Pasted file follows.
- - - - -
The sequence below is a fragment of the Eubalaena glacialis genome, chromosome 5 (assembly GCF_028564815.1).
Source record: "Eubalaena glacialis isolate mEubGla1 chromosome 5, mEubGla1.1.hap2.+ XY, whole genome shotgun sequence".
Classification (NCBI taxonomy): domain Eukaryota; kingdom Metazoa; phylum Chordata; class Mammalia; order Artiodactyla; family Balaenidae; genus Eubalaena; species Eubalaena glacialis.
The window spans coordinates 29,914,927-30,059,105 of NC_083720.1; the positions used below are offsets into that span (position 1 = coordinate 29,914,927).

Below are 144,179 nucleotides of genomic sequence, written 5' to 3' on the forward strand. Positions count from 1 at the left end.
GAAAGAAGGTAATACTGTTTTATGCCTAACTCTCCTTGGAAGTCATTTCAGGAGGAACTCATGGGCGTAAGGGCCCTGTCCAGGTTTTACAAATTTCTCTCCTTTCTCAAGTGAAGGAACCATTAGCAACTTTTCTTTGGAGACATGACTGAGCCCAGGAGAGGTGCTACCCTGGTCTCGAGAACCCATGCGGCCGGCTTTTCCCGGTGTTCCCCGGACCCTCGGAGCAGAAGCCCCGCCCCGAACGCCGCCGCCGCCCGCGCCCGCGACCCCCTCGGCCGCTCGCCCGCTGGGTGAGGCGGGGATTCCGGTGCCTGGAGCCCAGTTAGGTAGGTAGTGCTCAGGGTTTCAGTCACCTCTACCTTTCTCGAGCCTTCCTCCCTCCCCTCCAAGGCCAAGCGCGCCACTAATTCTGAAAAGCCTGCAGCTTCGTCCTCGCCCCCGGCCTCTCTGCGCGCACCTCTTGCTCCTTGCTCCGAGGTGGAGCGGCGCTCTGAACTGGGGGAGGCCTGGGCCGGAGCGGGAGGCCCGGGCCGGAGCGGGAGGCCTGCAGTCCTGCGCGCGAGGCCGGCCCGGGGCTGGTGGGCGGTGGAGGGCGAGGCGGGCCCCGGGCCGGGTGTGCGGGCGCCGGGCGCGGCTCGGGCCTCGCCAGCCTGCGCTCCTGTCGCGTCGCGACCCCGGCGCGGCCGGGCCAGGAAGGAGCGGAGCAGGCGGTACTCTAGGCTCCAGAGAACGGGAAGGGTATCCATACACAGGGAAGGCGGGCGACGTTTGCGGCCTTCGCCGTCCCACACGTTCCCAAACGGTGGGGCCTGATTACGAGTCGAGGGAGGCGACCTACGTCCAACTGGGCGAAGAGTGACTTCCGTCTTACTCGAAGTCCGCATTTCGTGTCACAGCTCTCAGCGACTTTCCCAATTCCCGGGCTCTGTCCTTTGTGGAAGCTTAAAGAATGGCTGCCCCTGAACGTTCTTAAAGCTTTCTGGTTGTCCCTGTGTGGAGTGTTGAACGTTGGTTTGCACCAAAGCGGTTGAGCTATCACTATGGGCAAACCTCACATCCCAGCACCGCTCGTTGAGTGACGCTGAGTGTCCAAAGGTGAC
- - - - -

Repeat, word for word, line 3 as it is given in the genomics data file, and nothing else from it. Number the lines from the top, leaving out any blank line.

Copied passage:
Classification (NCBI taxonomy): domain Eukaryota; kingdom Metazoa; phylum Chordata; class Mammalia; order Artiodactyla; family Balaenidae; genus Eubalaena; species Eubalaena glacialis.